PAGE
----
The Mists of Simla is set in the beautiful foothills of the Himalayas
The Mists of Simla  is a fantastic book, which recounts the story of the young cricket player Rahul Kapoor. Independent Arts and Crafts professional Balraj Khanna writes this thrilling novel, which has something for all readers.
Set during the Chinese invasion of Northern India, The Mists of Simla focuses on how everything seems to be changing. It is 1962 and the young boy Rahul Kapoor has just passed his final exam to enter college in Simla, a British summer playground with walking juxtapositions everywhere – including memsahibs in ballgowns. Following partition of India, Simla society has changed and the students are now building a new India.
The book navigates the boy’s journey through these changes and is somewhat reflective of Balraj’s own life, as many stories are of their makers. Balbir Singh Sambyal reviewing this novel said: “Indian youth are going to scream.” Balraj Khanna found this comment very flattering and interesting.
The time frame has allowed a completely simple story of an eighteen-year old boy going to school to become a hotpot for events, twists, humour, sex, enlightenment and everything else that accompanies a great novel!
Writer Balraj Khanna migrated to England in 1967 at a time when Rock bands like The Beatles and The Rolling Stones were producing amazing music. Born in Punjab, India, Khanna came over to study English, but took the path less travelled when he turned towards Art. It seems this was the correct path of travel for Balraj Khanna, with the likes of Bryan Robertson describing him as “one of the most distinguished artists working in England.”
Khanna is often categorised alongside literary greats such as E. M. Forster and Edward. His achievements speak for themselves, especially his works of the visual arts and writing. When younger, he tells us of an anecdote he remembers where he ran away from home for a few hours after being teased and provoked by his siblings.
After many hours in the Punjab countryside, he finally swallowed his pride and returned home expecting everyone to welcome him with open arms. Much to his dismay no one was really that bothered, as his family barely acknowledged his absence! Khanna saw the funny side and decided he would one day write about it, and so he did.
Growing up with the beauty of India at his fingertips, Balraj was never short of some visual and creative inspiration when it came to setting a backdrop for his works. His latest offering, The Mists of Simla is set in the beautiful foothills of the Himalayas. Not many people can boast that they have actually been to a place like Simla, but Khanna certainly can. Khanna did his schooling in Simla and describes the city as an “enchantingly romantic place.”
As a schoolboy, Khanna grew a keen interest in the arts and always flourished in related disciplines. Traditionally children from South Asian communities have been discouraged to pursue a creative line. This is largely due to parents wanting their children to become Doctors, Lawyers and Accountants. Taking his own example, Khanna believes one can succeed in any field as long as they consistently work hard.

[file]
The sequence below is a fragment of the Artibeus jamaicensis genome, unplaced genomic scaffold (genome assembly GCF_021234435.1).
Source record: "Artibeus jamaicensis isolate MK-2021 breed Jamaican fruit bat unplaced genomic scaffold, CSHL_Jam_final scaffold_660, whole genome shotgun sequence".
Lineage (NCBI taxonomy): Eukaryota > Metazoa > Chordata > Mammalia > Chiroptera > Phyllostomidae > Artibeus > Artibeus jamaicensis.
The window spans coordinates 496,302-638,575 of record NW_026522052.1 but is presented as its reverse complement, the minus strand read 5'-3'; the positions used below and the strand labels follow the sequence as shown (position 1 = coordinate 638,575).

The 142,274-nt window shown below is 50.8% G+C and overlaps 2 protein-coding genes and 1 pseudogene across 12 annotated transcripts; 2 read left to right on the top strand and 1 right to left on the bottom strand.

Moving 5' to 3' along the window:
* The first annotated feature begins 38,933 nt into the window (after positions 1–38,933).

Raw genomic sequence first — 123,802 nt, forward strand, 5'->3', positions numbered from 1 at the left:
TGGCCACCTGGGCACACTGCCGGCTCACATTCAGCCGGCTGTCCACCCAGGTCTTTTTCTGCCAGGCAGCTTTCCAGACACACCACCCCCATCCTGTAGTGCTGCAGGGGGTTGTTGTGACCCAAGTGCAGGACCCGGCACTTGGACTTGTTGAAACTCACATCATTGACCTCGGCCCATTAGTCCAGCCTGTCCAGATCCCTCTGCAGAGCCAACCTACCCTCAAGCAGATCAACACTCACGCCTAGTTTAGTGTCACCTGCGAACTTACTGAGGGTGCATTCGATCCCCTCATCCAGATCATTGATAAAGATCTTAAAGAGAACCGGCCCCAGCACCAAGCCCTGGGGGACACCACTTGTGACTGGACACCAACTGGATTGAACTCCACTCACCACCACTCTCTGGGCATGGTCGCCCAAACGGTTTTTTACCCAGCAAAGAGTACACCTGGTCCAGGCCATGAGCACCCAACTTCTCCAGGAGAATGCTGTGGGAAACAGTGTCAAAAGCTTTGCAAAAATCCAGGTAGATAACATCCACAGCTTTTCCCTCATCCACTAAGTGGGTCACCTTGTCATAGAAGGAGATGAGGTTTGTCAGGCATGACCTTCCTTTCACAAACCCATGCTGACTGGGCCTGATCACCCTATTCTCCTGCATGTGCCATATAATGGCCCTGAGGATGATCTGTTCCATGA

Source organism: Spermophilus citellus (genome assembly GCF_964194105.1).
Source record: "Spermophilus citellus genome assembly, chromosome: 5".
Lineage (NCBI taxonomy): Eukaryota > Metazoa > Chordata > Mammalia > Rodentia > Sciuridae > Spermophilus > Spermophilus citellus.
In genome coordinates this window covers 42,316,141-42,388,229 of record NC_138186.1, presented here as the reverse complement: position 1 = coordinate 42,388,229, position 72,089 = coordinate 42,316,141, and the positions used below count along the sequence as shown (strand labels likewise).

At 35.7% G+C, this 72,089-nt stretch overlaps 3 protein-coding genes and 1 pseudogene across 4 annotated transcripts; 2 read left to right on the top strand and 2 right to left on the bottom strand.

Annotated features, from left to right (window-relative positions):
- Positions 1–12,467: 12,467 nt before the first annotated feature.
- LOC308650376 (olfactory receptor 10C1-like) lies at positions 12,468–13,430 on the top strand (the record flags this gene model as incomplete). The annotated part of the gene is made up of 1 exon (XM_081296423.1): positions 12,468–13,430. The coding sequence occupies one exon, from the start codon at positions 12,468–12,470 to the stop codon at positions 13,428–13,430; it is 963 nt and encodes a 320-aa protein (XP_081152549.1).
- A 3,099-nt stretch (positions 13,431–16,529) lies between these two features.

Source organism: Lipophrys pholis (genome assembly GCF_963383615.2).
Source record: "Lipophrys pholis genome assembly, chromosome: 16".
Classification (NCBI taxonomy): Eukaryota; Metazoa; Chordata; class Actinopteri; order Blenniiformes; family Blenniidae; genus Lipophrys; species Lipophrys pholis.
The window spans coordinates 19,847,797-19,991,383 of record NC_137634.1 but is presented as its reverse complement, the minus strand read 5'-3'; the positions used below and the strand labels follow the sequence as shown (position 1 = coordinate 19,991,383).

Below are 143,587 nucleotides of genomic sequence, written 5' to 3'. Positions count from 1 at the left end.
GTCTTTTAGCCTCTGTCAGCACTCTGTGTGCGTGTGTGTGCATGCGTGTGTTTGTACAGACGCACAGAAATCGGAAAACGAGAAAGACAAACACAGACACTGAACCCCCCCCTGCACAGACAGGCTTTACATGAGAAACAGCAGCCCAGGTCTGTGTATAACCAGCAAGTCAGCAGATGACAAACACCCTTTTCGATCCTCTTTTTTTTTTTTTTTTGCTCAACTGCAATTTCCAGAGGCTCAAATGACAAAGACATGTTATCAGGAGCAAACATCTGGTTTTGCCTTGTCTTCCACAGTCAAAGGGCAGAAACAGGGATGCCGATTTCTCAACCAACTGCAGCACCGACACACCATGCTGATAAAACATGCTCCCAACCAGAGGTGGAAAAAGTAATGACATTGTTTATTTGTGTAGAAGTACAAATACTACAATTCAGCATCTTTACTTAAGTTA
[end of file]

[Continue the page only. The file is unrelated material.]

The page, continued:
Balraj has unveiled a number of collections over the years, consisting of solo exhibitions, group shows and public collections. His writing and paintings appeal to an international audience and are not restricted to any particular group of people.
When asked whether he prefers painting to writing or vice versa, he replied: “Sometimes I wish there were two of me; one to be ensconced in my study upstairs, the other to be sent downstairs to paint.” He recognises both talents as different but equally thriving activities.
His major works include his first novel Nation of Fools , an exhilarating journey, which grips the audience from the off. Nation of Fools has been coined as one of the “best 200 novels in English since the 1950’s” – a description to frame, literally, and live by. In 1984, The Royal Society of Literature awarded Khanna the ‘Winifred Holtby Memorial Prize’ for this book.
Agreed that all books are in some way or another, an exploration, and a journey. Yet, it is how this journey is performed that continues to draw onlookers. Balraj Khanna, both in The Mists of Simla and Nation of Fools, provides the perfect journey.
In 2009, Khanna successfully managed to write a children’s fiction. Rajah-King of the Jungle was written for his Greek grandson Dimitri and has been hailed as a “modern day children’s classic.”
Khanna agrees that there are many South Asians out there who are interested in reading and when asked about what advice he has for budding writers, he replied: ‘”Merit comes with quality. Just because you are Asian doesn’t mean you have to get published. Publishing in the UK is of the highest standard and Asians here have first to aim to achieve that. The rest will follow.”
Balraj Khanna is a successful artist in every sense and definition of the word. Coming from a strong, traditional background, he has attained what he set out to achieve. He encourages aspiring writers and artists to set their goals high in order to fulfil their dreams.
His book, The Mists of Simla, published by HopeRoad Publishing House is available on Amazon both in paperback and on the Kindle. Watch out for some of his forthcoming works as he is nothing short of a colourful and captivating character.